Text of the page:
Non-surgical treatment, including exercises and mobilisation, has been offered to people experiencing mild to moderate symptoms arising from carpal tunnel syndrome (CTS). However, the effectiveness and duration of benefit from exercises and mobilisation for this condition remain unknown.
To review the efficacy and safety of exercise and mobilisation interventions compared with no treatment, a placebo or another non-surgical intervention in people with CTS.
We searched the Cochrane Neuromuscular Disease Group Specialised Register (10 January 2012), CENTRAL (2011, Issue 4), MEDLINE (January 1966 to December 2011), EMBASE (January 1980 to January 2012), CINAHL Plus (January 1937 to January 2012), and AMED (January 1985 to January 2012).
Randomised or quasi-randomised controlled trials comparing exercise or mobilisation interventions with no treatment, placebo or another non-surgical intervention in people with CTS.
DATA COLLECTION AND ANALYSIS
Two review authors independently assessed searches and selected trials for inclusion, extracted data and assessed risk of bias of the included studies. We calculated risk ratios (RR) and mean differences (MD) with 95% confidence intervals (CIs) for primary and secondary outcomes of the review. We collected data on adverse events from included studies.
Sixteen studies randomising 741 participants with CTS were included in the review. Two compared a mobilisation regimen to a no treatment control, three compared one mobilisation intervention (for example carpal bone mobilisation) to another (for example soft tissue mobilisation), nine compared nerve mobilisation delivered as part of a multi-component intervention to another non-surgical intervention (for example splint or therapeutic ultrasound), and three compared a mobilisation intervention other than nerve mobilisation (for example yoga or chiropractic treatment) to another non-surgical intervention. The risk of bias of the included studies was low in some studies and unclear or high in other studies, with only three explicitly reporting that the allocation sequence was concealed, and four reporting blinding of participants. The studies were heterogeneous in terms of the interventions delivered, outcomes measured and timing of outcome assessment, therefore, we were unable to pool results across studies. Only four studies reported the primary outcome of interest, short-term overall improvement (any measure in which patients indicate the intensity of their complaints compared to baseline, for example, global rating of improvement, satisfaction with treatment, within three months post-treatment). However, of these, only three fully reported outcome data sufficient for inclusion in the review. One very low quality trial with 14 participants found that all participants receiving either neurodynamic mobilisation or carpal bone mobilisation and none in the no treatment group reported overall improvement (RR 15.00, 95% CI 1.02 to 220.92), though the precision of this effect estimate is very low. One low quality trial with 22 participants found that the chance of being 'satisfied' or 'very satisfied' with treatment was 24% higher for participants receiving instrument-assisted soft tissue mobilisation compared to standard soft tissue mobilisation (RR 1.24, 95% CI 0.89 to 1.75), though participants were not blinded and it was unclear if the allocation sequence was concealed. Another very low-quality trial with 26 participants found that more CTS-affected wrists receiving nerve gliding exercises plus splint plus activity modification had no pathologic finding on median and ulnar nerve distal sensory latency assessment at the end of treatment than wrists receiving splint plus activity modification alone (RR 1.26, 95% CI 0.69 to 2.30). However, a unit of analysis error occurred in this trial, as the correlation between wrists in participants with bilateral CTS was not accounted for. Only two studies measured adverse effects, so more data are required before any firm conclusions on the safety of exercise and mobilisation interventions can be made. In general, the results of secondary outcomes of the review (short- and long-term improvement in CTS symptoms, functional ability, health-related quality of life, neurophysiologic parameters, and the need for surgery) for most comparisons had 95% CIs which incorporated effects in either direction.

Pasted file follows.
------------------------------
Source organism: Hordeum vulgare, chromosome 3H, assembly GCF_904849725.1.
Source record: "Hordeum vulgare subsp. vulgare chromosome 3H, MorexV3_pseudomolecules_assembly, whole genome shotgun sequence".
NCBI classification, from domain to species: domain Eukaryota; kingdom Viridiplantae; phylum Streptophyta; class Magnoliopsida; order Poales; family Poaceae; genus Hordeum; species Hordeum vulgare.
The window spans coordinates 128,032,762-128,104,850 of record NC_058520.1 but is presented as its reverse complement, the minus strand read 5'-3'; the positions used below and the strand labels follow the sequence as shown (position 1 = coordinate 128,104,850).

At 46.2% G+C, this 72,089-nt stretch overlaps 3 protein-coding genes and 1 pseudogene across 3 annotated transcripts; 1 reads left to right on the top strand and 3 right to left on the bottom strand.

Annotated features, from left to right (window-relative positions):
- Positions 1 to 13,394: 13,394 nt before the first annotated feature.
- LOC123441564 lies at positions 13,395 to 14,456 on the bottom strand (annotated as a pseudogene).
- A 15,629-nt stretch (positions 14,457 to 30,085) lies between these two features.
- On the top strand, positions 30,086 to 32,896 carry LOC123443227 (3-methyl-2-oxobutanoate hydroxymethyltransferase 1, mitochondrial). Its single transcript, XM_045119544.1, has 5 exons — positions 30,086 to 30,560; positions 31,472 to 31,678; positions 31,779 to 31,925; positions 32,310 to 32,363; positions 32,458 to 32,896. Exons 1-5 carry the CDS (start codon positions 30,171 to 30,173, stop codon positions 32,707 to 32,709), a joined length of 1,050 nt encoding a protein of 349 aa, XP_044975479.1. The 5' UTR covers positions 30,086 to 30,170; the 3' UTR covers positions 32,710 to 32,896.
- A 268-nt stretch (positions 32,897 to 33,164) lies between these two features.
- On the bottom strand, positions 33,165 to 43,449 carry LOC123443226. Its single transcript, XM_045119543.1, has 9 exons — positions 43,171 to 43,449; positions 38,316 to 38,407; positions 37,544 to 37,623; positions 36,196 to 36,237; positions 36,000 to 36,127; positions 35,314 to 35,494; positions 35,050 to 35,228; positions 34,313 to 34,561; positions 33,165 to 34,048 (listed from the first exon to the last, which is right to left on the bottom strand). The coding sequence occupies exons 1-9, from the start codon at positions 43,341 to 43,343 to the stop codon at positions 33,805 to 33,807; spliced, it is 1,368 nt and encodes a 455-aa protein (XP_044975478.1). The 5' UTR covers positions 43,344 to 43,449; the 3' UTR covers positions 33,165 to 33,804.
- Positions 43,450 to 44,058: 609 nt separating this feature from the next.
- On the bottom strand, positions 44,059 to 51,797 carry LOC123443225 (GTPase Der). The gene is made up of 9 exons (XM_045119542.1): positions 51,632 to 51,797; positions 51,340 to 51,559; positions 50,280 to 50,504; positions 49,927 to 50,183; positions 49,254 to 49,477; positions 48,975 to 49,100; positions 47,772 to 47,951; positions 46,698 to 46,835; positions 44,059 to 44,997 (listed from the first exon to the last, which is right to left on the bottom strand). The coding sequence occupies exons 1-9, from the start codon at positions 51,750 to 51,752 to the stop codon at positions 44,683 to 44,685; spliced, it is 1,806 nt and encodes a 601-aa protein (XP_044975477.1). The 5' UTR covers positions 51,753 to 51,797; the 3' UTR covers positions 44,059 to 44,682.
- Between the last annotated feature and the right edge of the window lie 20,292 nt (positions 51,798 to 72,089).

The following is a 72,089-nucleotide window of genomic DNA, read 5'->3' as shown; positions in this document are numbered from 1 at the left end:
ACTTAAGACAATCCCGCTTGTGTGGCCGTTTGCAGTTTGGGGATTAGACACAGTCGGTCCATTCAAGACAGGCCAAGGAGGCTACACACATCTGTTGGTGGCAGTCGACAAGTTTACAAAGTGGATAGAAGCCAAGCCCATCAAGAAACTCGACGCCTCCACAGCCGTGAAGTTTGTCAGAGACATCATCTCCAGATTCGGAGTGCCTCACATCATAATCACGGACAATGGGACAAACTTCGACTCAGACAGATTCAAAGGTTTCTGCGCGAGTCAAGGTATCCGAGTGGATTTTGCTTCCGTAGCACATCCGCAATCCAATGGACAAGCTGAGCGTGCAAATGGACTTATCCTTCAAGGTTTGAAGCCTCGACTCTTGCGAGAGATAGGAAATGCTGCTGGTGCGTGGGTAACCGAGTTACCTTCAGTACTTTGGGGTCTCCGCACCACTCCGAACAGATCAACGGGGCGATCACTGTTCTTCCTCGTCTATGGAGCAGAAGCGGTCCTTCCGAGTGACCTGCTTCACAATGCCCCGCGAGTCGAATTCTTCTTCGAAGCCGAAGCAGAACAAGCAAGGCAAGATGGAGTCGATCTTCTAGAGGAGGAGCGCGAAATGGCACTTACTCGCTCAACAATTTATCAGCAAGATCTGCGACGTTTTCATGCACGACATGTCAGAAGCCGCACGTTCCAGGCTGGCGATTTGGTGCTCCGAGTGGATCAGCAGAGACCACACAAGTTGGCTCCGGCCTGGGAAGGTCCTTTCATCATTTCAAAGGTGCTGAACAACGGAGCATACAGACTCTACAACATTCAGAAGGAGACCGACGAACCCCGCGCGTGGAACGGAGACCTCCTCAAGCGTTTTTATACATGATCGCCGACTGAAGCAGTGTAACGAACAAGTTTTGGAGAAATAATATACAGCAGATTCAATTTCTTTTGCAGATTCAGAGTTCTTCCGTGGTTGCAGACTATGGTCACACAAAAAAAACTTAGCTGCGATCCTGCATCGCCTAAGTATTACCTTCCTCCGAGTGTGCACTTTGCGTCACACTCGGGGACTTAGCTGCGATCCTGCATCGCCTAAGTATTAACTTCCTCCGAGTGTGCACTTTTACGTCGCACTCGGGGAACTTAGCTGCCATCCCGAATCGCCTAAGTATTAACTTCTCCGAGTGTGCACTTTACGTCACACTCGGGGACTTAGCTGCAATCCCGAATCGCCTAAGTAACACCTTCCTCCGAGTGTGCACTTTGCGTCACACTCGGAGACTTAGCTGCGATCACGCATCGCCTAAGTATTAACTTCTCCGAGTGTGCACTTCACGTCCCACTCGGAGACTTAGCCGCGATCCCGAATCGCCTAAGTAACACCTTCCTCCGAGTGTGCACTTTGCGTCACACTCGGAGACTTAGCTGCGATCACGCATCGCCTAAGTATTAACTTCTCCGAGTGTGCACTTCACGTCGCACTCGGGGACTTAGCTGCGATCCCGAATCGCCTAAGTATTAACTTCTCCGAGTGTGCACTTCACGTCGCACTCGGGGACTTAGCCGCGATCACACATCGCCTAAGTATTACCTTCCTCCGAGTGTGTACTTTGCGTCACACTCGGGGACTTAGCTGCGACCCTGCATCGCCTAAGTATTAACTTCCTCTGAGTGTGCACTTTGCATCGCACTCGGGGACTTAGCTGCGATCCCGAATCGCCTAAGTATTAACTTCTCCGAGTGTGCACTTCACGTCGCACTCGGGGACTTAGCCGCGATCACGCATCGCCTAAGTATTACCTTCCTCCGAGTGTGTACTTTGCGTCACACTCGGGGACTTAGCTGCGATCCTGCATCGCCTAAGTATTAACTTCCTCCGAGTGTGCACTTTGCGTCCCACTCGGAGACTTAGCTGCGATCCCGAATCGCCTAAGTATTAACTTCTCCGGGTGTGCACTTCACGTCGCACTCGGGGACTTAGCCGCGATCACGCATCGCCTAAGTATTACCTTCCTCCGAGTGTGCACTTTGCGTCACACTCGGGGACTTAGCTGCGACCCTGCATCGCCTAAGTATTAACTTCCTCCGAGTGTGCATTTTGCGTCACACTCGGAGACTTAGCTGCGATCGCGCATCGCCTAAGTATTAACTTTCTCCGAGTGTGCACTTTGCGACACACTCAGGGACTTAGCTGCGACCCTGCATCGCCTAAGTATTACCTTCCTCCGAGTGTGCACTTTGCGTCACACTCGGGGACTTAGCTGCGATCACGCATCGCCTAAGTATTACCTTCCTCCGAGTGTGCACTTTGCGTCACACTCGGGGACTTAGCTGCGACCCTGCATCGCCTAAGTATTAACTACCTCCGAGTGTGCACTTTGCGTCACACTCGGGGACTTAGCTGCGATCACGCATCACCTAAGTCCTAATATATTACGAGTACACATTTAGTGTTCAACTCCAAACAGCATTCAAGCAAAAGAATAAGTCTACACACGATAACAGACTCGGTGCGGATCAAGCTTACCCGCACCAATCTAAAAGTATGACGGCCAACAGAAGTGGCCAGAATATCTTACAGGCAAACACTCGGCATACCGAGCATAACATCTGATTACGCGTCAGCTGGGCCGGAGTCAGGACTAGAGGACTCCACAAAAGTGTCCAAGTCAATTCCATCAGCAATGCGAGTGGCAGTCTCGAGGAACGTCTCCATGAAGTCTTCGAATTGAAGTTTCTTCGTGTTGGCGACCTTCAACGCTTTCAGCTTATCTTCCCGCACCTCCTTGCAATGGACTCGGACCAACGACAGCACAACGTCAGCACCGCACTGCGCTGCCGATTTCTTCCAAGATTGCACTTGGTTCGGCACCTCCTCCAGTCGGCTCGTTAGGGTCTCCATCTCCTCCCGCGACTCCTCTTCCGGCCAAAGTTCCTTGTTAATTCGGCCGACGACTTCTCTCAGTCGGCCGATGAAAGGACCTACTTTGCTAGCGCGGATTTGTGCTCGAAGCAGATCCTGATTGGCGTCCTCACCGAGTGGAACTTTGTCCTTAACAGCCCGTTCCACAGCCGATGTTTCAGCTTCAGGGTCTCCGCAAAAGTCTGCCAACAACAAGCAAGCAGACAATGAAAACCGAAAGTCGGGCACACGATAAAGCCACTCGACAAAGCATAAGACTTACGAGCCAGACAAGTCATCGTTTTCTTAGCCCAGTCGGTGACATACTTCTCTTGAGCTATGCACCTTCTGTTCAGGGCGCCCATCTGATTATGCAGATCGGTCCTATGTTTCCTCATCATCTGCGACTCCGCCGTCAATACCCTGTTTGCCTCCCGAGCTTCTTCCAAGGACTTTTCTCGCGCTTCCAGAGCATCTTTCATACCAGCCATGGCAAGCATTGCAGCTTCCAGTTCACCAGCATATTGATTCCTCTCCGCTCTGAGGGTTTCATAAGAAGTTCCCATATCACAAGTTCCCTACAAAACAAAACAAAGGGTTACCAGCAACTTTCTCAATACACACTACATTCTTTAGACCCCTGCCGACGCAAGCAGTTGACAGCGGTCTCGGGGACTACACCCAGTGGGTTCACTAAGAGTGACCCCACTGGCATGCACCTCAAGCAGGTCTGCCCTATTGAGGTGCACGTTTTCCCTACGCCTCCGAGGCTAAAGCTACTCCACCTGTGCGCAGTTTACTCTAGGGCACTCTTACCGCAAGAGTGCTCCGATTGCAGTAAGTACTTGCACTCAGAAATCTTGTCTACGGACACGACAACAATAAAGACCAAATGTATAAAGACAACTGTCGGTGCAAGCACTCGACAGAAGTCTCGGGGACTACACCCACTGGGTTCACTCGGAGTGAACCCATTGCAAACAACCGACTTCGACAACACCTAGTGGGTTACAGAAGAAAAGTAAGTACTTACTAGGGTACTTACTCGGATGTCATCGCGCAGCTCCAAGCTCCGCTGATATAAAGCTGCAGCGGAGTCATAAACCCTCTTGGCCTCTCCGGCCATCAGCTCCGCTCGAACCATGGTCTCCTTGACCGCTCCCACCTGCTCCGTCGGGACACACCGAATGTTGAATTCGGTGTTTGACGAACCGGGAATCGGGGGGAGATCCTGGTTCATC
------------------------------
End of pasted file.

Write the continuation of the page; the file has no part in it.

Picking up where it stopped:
There is limited and very low quality evidence of benefit for all of a diverse collection of exercise and mobilisation interventions for CTS. People with CTS who indicate a preference for exercise or mobilisation interventions should be informed of the limited evidence of effectiveness and safety of this intervention by their treatment provider. Until more high quality randomised controlled trials assessing the effectiveness and safety of various exercise and mobilisation interventions compared to other non-surgical interventions are undertaken, the decision to provide this type of non-surgical intervention to people with CTS should be based on the clinician's expertise in being able to deliver these treatments and patient's preferences.
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